Jon Caulkins, Angela Hawken, Beau Kilmer and I try to offer an agenda for drug policy research in the current Issues in Science and Technology. Here’s how it starts:
Drug abuse—of licit and illicit drugs alike—is a big medical and social problem and attracts a substantial amount of research attention. But the most attractive and most easily fundable research topics are not always those with the most to contribute to improved social outcomes. If the scientific effort paid more attention to the substantial opportunities for improved policies, its contribution to the public welfare might be greater.
The current research agenda around drug policy concentrates on the biology, psychology, and sociology of drugtaking and on the existing repertoire of drug-control interventions. But that repertoire has only limited capacity to shrink the damage that drug users do to themselves and others or the harms associated with drug dealing, drug enforcement, and drug-related incarceration; and the current research effort pays little attention to some innovative policies with substantial apparent promise of providing improved results.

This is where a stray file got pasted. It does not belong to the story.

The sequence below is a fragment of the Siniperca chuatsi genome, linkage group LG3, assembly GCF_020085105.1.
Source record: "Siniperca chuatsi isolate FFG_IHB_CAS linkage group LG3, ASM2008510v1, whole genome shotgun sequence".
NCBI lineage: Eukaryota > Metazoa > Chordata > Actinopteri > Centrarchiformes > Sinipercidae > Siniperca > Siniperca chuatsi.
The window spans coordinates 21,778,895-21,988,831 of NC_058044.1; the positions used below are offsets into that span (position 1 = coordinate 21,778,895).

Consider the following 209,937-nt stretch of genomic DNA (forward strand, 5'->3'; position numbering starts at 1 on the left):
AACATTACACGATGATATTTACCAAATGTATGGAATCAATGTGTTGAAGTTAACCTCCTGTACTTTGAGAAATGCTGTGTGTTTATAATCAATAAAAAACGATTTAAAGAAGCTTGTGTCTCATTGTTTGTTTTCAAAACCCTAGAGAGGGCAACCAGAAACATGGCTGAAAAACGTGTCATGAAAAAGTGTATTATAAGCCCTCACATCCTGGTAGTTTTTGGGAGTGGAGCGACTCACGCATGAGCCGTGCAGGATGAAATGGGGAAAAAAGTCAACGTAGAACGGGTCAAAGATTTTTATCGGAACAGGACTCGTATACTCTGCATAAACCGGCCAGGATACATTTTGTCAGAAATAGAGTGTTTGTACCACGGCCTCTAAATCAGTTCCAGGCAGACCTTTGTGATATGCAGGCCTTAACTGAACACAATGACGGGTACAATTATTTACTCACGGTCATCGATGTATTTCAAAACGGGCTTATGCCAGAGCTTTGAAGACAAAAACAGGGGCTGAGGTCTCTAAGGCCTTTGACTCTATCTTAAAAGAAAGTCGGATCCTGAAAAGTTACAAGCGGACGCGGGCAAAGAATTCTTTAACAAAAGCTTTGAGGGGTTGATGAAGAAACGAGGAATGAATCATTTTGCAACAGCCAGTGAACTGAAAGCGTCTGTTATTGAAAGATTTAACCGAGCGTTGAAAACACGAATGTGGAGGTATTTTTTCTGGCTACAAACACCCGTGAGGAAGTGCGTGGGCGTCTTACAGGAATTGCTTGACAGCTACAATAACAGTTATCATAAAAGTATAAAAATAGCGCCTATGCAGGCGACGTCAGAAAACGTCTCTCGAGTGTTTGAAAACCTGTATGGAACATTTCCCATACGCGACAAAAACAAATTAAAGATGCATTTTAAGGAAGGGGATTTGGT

At the same time, public opinion on marijuana has shifted so much that legalization has moved from the dreams of enthusiasts to the realm of practical possibility. Yet voters looking to science for guidance on the practicalities of legalization in various forms find little direct help.
All of this suggests the potential of a research effort less focused on current approaches and more attentive to alternatives.